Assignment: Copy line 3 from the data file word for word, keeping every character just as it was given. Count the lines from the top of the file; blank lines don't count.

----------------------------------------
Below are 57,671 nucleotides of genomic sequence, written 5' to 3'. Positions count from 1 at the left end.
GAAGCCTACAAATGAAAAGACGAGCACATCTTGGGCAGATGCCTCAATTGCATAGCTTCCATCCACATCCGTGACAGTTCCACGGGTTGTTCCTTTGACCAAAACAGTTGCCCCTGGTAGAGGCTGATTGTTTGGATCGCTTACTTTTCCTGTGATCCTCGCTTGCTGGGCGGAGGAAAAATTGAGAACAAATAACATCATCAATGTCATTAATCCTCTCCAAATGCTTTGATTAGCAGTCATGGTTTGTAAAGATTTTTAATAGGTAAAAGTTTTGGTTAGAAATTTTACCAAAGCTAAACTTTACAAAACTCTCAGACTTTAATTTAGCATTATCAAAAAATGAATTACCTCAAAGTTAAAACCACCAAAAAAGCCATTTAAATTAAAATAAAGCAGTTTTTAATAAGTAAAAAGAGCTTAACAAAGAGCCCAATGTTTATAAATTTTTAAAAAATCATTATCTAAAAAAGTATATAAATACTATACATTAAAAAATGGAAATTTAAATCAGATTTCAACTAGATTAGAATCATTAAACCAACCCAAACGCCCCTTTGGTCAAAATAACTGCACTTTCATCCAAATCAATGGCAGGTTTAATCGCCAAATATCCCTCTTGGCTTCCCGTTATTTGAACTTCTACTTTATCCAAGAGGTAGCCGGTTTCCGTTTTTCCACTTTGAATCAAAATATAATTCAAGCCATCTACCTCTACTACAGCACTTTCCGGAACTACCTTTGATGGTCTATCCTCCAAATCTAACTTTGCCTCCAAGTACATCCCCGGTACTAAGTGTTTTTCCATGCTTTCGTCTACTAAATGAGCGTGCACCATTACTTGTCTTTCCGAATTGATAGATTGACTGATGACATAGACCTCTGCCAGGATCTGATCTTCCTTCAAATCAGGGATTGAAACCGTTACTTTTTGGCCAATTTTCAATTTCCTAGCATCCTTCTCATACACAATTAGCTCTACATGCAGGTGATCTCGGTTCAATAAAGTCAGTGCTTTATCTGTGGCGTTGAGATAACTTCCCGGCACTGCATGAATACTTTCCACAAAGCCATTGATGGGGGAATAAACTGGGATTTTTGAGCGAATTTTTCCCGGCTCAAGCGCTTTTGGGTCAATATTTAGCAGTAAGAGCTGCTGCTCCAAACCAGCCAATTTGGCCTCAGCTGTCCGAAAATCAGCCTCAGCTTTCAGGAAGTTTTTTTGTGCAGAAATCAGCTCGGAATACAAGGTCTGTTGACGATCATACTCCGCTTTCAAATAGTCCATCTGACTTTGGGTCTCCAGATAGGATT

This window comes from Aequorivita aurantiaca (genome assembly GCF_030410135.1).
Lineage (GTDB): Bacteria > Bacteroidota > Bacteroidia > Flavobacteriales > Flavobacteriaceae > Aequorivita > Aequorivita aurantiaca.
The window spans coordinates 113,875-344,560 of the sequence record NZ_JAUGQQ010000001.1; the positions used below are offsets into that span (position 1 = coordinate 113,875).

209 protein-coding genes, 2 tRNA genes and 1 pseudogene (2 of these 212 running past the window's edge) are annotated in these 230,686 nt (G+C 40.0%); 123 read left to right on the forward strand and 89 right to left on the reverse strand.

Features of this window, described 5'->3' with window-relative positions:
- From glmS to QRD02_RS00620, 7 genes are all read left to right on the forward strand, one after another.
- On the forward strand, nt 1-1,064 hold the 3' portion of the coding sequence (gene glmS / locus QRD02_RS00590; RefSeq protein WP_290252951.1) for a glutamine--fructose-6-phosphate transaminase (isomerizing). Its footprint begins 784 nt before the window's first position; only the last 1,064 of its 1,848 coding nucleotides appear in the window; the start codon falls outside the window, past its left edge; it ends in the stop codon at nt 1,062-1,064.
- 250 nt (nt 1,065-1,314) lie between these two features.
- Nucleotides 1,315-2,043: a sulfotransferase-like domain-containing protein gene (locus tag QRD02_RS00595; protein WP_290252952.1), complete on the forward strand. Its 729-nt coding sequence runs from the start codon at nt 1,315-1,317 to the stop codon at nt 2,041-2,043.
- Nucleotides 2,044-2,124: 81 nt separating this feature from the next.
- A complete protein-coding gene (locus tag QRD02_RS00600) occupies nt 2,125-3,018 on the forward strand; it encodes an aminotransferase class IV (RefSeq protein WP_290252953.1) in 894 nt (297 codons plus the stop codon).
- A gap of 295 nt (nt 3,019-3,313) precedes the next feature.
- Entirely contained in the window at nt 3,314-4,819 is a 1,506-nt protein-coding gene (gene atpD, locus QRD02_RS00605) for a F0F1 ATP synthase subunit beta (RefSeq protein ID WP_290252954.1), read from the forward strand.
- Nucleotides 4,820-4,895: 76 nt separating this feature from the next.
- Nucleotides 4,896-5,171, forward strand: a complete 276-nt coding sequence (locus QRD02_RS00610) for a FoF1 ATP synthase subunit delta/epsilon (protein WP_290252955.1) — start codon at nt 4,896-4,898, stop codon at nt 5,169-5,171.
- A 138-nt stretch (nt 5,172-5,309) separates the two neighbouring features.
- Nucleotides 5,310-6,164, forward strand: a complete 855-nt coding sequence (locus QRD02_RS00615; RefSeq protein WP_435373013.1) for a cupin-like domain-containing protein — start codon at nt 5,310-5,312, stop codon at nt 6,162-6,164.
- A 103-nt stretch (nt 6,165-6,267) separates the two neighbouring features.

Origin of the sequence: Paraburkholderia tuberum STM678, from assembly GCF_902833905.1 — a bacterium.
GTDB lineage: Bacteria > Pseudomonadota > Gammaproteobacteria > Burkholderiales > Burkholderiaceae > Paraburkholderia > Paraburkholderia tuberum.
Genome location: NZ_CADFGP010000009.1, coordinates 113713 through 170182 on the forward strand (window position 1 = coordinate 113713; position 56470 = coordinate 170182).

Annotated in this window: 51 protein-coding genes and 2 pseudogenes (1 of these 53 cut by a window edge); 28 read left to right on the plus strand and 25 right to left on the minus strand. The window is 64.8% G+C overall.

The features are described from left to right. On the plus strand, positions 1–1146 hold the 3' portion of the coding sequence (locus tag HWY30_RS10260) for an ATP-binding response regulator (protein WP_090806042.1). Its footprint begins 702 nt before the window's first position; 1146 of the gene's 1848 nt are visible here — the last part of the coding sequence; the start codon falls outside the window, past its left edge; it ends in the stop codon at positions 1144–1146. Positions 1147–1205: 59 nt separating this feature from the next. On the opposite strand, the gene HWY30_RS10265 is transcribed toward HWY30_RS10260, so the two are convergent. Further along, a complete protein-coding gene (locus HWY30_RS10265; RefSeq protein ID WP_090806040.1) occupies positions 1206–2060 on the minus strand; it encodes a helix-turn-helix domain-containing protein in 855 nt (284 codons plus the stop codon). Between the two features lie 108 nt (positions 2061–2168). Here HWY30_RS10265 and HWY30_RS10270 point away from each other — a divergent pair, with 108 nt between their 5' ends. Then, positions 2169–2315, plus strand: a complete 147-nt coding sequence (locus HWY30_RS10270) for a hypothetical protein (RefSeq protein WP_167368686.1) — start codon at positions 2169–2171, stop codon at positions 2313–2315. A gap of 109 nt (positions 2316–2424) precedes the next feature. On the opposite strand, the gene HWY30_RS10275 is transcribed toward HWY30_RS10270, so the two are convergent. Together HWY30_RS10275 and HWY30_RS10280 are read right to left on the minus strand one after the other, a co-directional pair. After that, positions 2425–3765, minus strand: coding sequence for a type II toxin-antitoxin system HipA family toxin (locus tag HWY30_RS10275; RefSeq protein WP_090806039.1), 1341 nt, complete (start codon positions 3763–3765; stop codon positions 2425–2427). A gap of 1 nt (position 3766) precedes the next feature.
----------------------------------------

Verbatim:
This window comes from Aequorivita aurantiaca (genome assembly GCF_030410135.1).